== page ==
In 1955, the church established a Missions Committee to study the need for a new Baptist church in Auburn. L. M. Ware, chair of Deacons, described in the new church newsletter, The Auburn Baptist, “A Church Vision” to sponsor new congregations in a town where only a quarter of Baptists attended AFB. Members voted to buy a lot and began plans for what would become Lakeview Baptist. The timing could not have been worse. Ware joked that the congregation was without pastor, minister of education, music, organist, choir director, and chair of the Nominating Committee, “all of these at a time when everyone seems to be on vacation, when a student body is about to descend on us, when officers and committees are about to change, and when many of our key men and women are out each Sunday trying to find a new pastor. Will you do just a little more than your part while this emergency lasts?” They did, and in September, 1959, Lakeview was chartered with 186 members from AFC as its core leadership.

Although the church was blessed with fine pastors during these years, they served short terms. The three between 1945 and 1958 averaged only four years. So, lay leaders filled the void, as they had so many times before.

Familiar names appear in critical leadership positions: Leland Cooper; J.C. Grimes; Felton Little. But one layman seemed to fill the most key roles. Lamar Mims Ware, referred to simply as “Professor Ware” by generations of church members, was born in Marshallville, Georgia, on August 20, 1895. He attended API for his BS and MS degrees before leaving for additional graduate work at Michigan State. He returned in 1923 as instructor of Horticulture before moving to Mississippi State in 1928. He returned to his alma mater and became chair of the Department of Horticulture and Forestry in 1932. He founded the new School of Forestry in 1947 but remained chair of Horticulture until retirement. He became nationally known for his research on sweet potatoes, headed the Southern Region of the American Society of Horticulture, was voted 1960 “Man of the Year” in Service to Agriculture by Progressive Farmer, and joined the ranks of those honored in American Men of Science and Leaders of American Science. But in his biography at the Auburn University Archives, he especially delights in describing himself as “a faithful member of First Baptist Church, Auburn, Alabama.”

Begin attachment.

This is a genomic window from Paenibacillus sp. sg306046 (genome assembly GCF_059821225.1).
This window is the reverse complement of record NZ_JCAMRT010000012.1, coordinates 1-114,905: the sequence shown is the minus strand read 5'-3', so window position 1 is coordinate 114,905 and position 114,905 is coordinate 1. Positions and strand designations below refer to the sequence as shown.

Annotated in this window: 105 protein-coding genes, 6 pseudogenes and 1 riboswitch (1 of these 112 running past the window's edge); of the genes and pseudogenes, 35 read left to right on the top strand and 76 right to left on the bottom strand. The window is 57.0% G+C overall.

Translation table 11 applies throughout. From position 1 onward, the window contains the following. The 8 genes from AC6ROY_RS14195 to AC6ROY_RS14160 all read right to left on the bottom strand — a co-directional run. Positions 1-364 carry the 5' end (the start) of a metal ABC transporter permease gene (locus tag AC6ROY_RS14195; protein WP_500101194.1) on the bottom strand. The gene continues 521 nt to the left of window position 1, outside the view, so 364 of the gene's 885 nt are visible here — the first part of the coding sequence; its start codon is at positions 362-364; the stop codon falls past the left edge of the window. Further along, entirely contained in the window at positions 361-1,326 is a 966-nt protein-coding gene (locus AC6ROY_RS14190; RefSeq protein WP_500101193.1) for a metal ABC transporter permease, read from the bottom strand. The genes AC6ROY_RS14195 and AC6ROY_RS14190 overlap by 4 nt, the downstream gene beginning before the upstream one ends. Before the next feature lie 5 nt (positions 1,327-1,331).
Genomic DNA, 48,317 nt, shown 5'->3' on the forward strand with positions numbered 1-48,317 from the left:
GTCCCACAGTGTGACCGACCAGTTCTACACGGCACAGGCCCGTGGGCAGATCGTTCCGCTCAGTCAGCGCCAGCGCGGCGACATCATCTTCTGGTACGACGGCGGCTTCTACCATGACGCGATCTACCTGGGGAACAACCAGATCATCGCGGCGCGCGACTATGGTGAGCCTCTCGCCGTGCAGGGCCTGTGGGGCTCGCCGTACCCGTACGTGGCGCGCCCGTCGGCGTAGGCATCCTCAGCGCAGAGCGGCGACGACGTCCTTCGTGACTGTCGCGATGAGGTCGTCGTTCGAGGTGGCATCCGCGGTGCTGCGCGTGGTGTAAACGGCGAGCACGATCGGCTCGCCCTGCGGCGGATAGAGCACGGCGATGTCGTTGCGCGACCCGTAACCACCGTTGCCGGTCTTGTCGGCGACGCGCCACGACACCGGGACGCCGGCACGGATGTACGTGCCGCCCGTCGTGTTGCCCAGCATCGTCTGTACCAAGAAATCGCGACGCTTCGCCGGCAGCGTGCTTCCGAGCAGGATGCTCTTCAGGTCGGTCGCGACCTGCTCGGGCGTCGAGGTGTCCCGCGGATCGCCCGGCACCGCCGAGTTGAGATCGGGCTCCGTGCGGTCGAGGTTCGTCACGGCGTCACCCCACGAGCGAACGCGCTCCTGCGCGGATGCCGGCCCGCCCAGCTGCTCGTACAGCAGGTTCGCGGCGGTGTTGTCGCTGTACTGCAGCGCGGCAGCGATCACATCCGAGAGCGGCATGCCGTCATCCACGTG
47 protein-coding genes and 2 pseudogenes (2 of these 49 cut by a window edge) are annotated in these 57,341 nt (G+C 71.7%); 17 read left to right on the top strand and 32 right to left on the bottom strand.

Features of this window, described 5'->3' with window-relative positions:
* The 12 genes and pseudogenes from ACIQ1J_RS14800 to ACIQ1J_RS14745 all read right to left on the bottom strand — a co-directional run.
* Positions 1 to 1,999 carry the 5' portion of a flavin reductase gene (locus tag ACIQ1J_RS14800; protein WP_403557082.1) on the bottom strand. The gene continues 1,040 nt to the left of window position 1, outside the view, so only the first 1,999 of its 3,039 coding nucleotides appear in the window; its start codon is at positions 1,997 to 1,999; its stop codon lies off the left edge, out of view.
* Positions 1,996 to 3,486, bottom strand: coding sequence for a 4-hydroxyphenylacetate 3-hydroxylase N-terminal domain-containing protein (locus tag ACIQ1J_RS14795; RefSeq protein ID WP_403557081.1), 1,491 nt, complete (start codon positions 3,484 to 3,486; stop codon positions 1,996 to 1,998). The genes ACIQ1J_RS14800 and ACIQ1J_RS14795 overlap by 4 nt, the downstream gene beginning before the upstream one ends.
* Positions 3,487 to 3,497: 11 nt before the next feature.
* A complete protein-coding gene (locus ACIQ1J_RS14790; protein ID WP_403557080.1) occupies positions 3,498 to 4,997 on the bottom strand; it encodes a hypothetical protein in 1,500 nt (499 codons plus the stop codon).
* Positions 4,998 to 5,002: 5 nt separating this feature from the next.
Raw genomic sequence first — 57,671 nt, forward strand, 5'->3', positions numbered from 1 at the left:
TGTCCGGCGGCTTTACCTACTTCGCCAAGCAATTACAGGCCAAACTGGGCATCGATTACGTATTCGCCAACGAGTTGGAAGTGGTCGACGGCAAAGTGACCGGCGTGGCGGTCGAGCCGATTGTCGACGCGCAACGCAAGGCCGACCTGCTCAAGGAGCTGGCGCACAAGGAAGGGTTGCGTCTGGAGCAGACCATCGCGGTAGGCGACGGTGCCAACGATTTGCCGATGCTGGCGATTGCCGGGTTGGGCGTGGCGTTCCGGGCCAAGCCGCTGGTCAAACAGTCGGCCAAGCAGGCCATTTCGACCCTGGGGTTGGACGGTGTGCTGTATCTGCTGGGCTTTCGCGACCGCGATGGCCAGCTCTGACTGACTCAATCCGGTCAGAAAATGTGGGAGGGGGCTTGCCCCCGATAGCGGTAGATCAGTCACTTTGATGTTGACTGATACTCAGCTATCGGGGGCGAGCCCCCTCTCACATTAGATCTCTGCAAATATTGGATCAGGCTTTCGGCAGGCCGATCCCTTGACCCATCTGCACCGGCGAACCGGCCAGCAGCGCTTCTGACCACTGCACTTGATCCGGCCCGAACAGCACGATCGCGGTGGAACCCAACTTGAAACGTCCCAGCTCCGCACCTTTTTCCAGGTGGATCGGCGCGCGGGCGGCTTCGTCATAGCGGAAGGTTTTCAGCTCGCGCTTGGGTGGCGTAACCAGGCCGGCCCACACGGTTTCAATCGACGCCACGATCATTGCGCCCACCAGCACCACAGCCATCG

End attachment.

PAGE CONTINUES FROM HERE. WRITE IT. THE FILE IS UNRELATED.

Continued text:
Rightly so. He served as chair of deacons, trustees, and most strategically, of the Building Finance Committee. Shrewd with his own money (at the end of W.W.II he built a men’s dormitory behind his house to rent to veterans) he was also a meticulous accountant and financial whiz who wrote a little remembered book, A History of Church Buildings, Properties, and Capital Assets of the First Baptist Church, detailing the church’s financial history. He devised the strategy that allowed the church to spend hundreds of thousands for missions by utilizing the 1945 Clifton Jones bequest of land on College Street to guarantee loans or for revenue.

On the bottom of the title page of Ware’s history of API’s forestry program, he quoted a passage from French novelist Victor Hugo which could just as well have described his role at Auburn First Baptist: “We build the Road: Others Make the Journey.”

© 2013 Auburn First Baptist Church | Members